What Is Asbestos?
Asbestos is a naturally occurring, heat-resistant mineral that has been used in many materials including drywall, insulation, cement, brake pads, and more. Asbestos left undisturbed is not considered harmful. However, if an asbestos-containing material is drilled into, cut, or disturbed in some other way, asbestos fibers are released into the air and can be inhaled or ingested. The fibers get caught in a person’s lungs or digestive tract, the body is unable to expel the fibers, and diseases can develop as a result.
The Different Types of Asbestos
Not all asbestos is the same. The two broad categories of asbestos are serpentine and amphibole. Serpentine asbestos is made up of long, flexible fibers and is the most commonly used type of asbestos. Amphibole asbestos is composed of needle-shaped fibers and is less commonly used.
Both of these categories can be broken down into more specific types of asbestos:
- Serpentine asbestos: chrysotile (“white asbestos”)
- Amphibole asbestos: Crocidolite (“blue asbestos”), amosite (“brown asbestos”), anthophyllite, tremolite, and actinolite.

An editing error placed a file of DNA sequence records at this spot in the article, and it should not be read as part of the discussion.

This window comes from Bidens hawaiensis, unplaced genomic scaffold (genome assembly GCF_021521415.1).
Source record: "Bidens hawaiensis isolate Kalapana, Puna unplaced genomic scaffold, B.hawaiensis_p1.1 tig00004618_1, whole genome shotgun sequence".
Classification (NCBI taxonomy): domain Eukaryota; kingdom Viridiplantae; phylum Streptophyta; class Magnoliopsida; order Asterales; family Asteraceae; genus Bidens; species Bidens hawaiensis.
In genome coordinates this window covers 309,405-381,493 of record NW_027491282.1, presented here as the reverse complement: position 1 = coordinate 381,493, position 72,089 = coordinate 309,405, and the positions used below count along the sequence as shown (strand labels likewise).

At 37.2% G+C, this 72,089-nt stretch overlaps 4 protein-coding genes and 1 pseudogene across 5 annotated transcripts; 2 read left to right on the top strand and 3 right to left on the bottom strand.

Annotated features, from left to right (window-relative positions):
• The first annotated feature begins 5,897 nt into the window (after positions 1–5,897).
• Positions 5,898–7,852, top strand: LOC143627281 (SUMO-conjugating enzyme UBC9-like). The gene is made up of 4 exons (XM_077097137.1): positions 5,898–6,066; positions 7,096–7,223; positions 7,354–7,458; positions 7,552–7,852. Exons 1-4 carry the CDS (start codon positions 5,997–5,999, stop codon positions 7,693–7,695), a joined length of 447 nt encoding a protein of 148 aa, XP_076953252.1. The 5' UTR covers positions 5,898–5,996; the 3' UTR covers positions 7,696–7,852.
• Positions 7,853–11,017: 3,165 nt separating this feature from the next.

All Types of Asbestos Are Harmful
While different types of asbestos have different physical properties, all asbestos is harmful. Fibers stuck in the body cause scarring, and as a result, a person can develop an asbestos-related disease such as asbestosis, lung cancer, and mesothelioma. Regardless of the type of asbestos, any amount of exposure poses danger to a person’s health.
Although a link exists between asbestos and the development of a serious disease, its use in materials is not completely banned. In the 1970s, the government began regulating asbestos use in an attempt to limit exposure. However, because asbestos was used in construction and building materials for many years, even today people are at risk of being exposed to asbestos. That does not mean they have inhaled or ingested the fibers, but it is probable that they have come into contact with an asbestos-containing material.
Who Is at Risk of Asbestos Exposure?
Because asbestos has been, and is still, widely used in many materials, certain occupations place workers at a high risk of asbestos exposure. Firefighters, construction workers, insulators, and factory workers, among numerous others, can be exposed to asbestos on the job. Unfortunately, since asbestos fibers cannot be seen, workers may be unaware that asbestos fibers are caught on their clothing, and they can unknowingly bring the fibers into their homes, exposing family members to asbestos.
Mesothelioma development has been directly linked to asbestos exposure. If you or a loved one have been exposed to asbestos and were diagnosed with mesothelioma, you may be able to seek compensation for your expenses. Our experienced Illinois mesothelioma lawyers at Shrader & Associates L.L.P. are dedicated to getting a beneficial outcome for your case.
To get the help of a mesothelioma attorney who will give your case the attention it deserves, call Shrader & Associates L.L.P. today at (713) 787-3733 or contact us online. We accept cases nationwide.